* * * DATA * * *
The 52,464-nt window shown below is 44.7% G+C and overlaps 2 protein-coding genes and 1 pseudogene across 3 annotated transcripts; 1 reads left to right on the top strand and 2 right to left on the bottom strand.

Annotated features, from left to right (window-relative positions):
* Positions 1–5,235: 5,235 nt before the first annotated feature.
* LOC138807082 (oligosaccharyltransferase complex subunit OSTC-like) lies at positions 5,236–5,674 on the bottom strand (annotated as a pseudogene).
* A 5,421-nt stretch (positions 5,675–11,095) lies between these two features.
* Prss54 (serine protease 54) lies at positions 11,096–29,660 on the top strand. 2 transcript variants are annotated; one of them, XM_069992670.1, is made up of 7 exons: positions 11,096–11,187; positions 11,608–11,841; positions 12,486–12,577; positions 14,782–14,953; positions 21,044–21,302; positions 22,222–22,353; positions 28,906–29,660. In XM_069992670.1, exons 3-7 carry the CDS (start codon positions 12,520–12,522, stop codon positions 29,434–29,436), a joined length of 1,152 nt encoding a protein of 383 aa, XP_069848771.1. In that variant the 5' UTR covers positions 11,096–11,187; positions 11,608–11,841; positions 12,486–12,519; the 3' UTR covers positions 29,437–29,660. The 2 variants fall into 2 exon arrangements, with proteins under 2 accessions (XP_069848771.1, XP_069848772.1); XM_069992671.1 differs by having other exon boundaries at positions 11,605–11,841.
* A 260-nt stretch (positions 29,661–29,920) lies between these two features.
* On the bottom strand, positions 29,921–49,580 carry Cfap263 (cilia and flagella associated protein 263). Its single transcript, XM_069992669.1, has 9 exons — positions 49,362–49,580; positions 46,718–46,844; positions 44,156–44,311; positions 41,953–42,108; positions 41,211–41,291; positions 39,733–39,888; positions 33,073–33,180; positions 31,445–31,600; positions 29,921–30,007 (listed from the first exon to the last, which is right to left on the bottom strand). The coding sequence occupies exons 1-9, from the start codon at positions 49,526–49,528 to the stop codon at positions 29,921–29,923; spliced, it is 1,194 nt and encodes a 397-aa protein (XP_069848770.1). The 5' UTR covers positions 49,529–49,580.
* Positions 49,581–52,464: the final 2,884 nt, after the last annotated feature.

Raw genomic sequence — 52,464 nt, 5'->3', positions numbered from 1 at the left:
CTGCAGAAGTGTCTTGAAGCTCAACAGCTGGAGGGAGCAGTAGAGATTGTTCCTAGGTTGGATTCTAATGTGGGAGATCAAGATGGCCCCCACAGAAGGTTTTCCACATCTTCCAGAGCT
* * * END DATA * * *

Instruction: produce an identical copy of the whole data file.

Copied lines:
The 52,464-nt window shown below is 44.7% G+C and overlaps 2 protein-coding genes and 1 pseudogene across 3 annotated transcripts; 1 reads left to right on the top strand and 2 right to left on the bottom strand.

Annotated features, from left to right (window-relative positions):
* Positions 1–5,235: 5,235 nt before the first annotated feature.
* LOC138807082 (oligosaccharyltransferase complex subunit OSTC-like) lies at positions 5,236–5,674 on the bottom strand (annotated as a pseudogene).
* A 5,421-nt stretch (positions 5,675–11,095) lies between these two features.
* Prss54 (serine protease 54) lies at positions 11,096–29,660 on the top strand. 2 transcript variants are annotated; one of them, XM_069992670.1, is made up of 7 exons: positions 11,096–11,187; positions 11,608–11,841; positions 12,486–12,577; positions 14,782–14,953; positions 21,044–21,302; positions 22,222–22,353; positions 28,906–29,660. In XM_069992670.1, exons 3-7 carry the CDS (start codon positions 12,520–12,522, stop codon positions 29,434–29,436), a joined length of 1,152 nt encoding a protein of 383 aa, XP_069848771.1. In that variant the 5' UTR covers positions 11,096–11,187; positions 11,608–11,841; positions 12,486–12,519; the 3' UTR covers positions 29,437–29,660. The 2 variants fall into 2 exon arrangements, with proteins under 2 accessions (XP_069848771.1, XP_069848772.1); XM_069992671.1 differs by having other exon boundaries at positions 11,605–11,841.
* A 260-nt stretch (positions 29,661–29,920) lies between these two features.
* On the bottom strand, positions 29,921–49,580 carry Cfap263 (cilia and flagella associated protein 263). Its single transcript, XM_069992669.1, has 9 exons — positions 49,362–49,580; positions 46,718–46,844; positions 44,156–44,311; positions 41,953–42,108; positions 41,211–41,291; positions 39,733–39,888; positions 33,073–33,180; positions 31,445–31,600; positions 29,921–30,007 (listed from the first exon to the last, which is right to left on the bottom strand). The coding sequence occupies exons 1-9, from the start codon at positions 49,526–49,528 to the stop codon at positions 29,921–29,923; spliced, it is 1,194 nt and encodes a 397-aa protein (XP_069848770.1). The 5' UTR covers positions 49,529–49,580.
* Positions 49,581–52,464: the final 2,884 nt, after the last annotated feature.

Raw genomic sequence — 52,464 nt, 5'->3', positions numbered from 1 at the left:
CTGCAGAAGTGTCTTGAAGCTCAACAGCTGGAGGGAGCAGTAGAGATTGTTCCTAGGTTGGATTCTAATGTGGGAGATCAAGATGGCCCCCACAGAAGGTTTTCCACATCTTCCAGAGCT